Charisma Catches On: - The Hypocrisy of Christian Sexuality
Sexuality, (not orientation, but the act of being a sexual being, as we all (most) are) appears to be one of the most difficult subjects for Christians to parse - every human knows they are a sexual being, whether for reproduction, or outside of it - sex is pleasurable, intimate, affirming, and actualizing. Inherently - humans are endowed with sexuality through the evolutionary process, which evolution delivering humans from survival based needs into something much greyer, and difficult to define. This is not an issue in the same way for people not hinged to religious dogma. They simply (most) accept it as a factor of life, a personal, intimate issue that belongs to them, and their partner exclusively, being not a system that exists outside that bond - either for a god, or anyone else for that matter (say governments, society at large, etc)
This is why overcoming this sexual hypocrisy is important for Christians, (and people of other faiths with the same dichotomy, however, Charisma is focused on Christians so that will be my focus here) is important for self-actualization.
I found this Charisma article interesting because it appears, while awkwardly, to be attempting to wrestle with the contradiction.
Here’s hoping they can find sexual peace through openly speaking about sexuality as a healthy, positive factor of human evolution, rather than a dark, dirty, sinful factor of human failure.
I am not arrogant enough to suggest how Christians find their way out of the contradiction to a healthy sexual future, nor am I willing to suggest all or even most Christians suffer from the hypocrisy, and many have found commendable ways of walking the tight line between doctrine and their own sexual freedom, I am just noting the contradictions, and wishing them well.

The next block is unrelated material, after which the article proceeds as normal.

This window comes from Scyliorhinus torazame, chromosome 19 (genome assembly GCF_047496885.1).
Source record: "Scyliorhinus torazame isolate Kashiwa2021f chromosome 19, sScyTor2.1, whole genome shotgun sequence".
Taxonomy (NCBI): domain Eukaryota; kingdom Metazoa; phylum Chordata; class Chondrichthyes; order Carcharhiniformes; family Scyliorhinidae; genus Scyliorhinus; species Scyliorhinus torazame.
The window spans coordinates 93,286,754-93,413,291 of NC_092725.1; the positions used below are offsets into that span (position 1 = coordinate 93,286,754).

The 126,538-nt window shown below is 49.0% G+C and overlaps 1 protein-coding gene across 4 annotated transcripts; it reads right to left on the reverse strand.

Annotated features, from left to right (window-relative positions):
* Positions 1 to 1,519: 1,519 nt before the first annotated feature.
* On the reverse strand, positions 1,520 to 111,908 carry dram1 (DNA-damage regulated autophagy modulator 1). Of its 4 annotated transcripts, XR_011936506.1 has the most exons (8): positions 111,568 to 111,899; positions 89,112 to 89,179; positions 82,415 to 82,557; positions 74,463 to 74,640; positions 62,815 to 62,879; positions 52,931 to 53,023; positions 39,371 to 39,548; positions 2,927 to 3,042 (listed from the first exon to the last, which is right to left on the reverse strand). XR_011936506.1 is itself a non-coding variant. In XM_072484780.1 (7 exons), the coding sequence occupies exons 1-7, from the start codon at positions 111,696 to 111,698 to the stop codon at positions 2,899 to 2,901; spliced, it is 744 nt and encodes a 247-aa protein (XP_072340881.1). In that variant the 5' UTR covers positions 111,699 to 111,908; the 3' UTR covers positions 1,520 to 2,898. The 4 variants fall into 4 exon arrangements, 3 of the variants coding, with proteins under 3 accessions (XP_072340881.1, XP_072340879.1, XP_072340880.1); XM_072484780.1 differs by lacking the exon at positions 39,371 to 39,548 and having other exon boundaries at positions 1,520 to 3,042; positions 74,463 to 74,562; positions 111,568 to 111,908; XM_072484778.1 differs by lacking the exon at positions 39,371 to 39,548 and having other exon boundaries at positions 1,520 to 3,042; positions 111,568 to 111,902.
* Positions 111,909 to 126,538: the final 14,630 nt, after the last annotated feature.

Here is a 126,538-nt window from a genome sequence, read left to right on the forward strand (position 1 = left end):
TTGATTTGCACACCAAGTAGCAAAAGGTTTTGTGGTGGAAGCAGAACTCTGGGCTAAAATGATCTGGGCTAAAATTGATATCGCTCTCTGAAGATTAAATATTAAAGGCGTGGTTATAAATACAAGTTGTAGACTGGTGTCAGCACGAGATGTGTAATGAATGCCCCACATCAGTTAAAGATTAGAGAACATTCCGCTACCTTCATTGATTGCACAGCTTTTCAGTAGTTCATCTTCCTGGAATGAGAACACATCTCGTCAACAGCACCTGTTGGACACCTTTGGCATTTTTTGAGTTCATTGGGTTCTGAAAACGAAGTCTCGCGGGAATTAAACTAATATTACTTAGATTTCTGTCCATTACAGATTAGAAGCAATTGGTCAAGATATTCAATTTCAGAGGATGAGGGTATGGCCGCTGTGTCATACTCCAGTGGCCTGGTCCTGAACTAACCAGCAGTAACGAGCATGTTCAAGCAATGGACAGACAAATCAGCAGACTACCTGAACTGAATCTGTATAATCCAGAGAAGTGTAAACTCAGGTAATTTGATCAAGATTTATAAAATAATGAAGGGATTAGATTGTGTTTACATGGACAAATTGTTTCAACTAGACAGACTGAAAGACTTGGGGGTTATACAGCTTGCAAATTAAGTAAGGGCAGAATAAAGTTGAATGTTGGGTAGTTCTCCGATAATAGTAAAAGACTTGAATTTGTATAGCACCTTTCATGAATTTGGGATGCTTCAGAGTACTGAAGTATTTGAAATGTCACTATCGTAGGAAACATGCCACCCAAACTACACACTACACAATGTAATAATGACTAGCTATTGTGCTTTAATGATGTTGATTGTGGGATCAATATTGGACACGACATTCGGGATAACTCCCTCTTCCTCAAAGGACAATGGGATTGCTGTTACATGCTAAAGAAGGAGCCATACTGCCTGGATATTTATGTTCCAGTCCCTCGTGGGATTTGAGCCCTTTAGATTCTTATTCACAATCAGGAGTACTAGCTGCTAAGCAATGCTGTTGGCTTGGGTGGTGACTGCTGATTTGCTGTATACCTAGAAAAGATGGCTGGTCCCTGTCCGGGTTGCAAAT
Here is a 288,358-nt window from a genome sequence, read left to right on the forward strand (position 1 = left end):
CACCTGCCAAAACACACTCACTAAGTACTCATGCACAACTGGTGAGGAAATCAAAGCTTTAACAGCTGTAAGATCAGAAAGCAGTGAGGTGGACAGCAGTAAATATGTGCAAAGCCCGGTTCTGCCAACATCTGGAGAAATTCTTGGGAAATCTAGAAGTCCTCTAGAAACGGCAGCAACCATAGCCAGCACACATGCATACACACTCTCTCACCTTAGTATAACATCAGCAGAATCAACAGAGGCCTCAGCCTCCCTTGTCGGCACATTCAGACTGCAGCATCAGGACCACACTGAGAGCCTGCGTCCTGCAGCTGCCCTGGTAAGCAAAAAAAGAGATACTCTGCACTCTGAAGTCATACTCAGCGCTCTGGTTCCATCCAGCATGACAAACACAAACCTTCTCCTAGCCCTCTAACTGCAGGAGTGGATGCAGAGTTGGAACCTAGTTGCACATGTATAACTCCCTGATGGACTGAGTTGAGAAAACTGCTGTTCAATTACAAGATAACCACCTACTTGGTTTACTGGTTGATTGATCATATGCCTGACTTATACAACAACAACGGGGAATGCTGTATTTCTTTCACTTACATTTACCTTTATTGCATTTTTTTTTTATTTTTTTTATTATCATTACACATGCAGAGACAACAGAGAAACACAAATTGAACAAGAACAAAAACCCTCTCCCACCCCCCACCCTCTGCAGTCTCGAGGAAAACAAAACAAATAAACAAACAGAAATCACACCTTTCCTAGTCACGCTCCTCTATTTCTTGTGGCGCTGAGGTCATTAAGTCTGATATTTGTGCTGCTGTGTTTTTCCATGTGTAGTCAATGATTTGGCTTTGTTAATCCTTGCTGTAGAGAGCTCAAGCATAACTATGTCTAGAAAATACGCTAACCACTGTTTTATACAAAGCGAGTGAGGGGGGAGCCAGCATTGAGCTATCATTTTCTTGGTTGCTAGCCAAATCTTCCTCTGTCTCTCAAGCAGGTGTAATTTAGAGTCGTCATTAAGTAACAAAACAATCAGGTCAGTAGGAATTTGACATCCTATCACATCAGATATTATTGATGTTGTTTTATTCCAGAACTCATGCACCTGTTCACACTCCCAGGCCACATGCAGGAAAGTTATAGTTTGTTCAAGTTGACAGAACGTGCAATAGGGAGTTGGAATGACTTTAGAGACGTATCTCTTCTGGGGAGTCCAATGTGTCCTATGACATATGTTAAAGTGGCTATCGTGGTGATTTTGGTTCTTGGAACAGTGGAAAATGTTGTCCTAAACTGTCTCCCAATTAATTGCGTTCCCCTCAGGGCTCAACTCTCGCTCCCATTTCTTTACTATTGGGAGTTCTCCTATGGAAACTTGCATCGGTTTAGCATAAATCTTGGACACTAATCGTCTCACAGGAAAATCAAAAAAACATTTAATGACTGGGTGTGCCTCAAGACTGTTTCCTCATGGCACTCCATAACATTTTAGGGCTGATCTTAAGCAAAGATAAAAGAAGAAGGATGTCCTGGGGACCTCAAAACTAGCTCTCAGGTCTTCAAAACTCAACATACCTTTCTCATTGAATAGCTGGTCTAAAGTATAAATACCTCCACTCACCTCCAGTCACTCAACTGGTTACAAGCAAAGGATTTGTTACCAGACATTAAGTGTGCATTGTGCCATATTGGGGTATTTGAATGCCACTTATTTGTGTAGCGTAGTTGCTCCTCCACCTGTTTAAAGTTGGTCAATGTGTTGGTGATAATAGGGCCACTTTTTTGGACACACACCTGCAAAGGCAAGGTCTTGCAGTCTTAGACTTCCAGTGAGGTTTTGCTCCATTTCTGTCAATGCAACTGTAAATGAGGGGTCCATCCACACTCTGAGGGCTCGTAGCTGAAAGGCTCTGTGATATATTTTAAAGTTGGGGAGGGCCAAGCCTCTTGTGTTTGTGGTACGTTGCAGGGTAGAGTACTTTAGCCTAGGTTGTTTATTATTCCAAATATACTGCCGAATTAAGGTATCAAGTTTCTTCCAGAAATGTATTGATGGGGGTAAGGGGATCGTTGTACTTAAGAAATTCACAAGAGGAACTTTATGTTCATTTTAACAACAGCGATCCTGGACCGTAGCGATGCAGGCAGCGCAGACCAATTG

In a recent study conducted by christianmingle.com, Christian singles between the ages of 18 to 59 were asked, “Would you have sex before marriage?” The response? Sixty-three percent of the single Christian respondents indicated yes. In my 30 years of youth and adult ministry experience, this is as unfiltered, direct and honest as a question and answer can be.
It is equally honest to say that nearly nine out of 10 self-proclaimed single Christians are, in practice, sexual atheists. In other words, God has nothing to say to them on that subject of any consequence or, at least, anything meaningful enough to dissuade them from following their own course of conduct. It is the ultimate oxymoron. A person who at once believes in a wise, sovereign and loving God who created them and all things, can also believe simultaneously He should not, cannot or will not inform their thinking or living sexually. It reminds me of those famous red letters in Luke’s Gospel where Jesus says, “Why do you call me ‘Lord, Lord’ and do not do what I say?” (Luke 6:46, NIV). There is disconnect between identity and activity.
No, our life in God and for our God reflects our real view of God. These are our adults who populate our weekend services, attend our Bible studies, download our podcast messages, pray often and who have Jesus Culture, TobyMac and Maroon 5 in their playlists. Having tracked this trend among youth for decades, it is no surprise to me that the broad spectrum of single adults—yesterday’s youth—both feel and act this way. We should really make an effort to not be too shocked or surprised.
Jesus Himself said it would trend this way. The apostle Paul forewarned the very single, very godly Timothy that there would be times in his ministry when clear and sound doctrine in Scripture would be defeated by broken culture teaming up with the ever-present and self-serving nature within every Christian. He accurately forecasted a self-styled Christianity that reflected culture over the character of Christ in personal moral spaces and practice.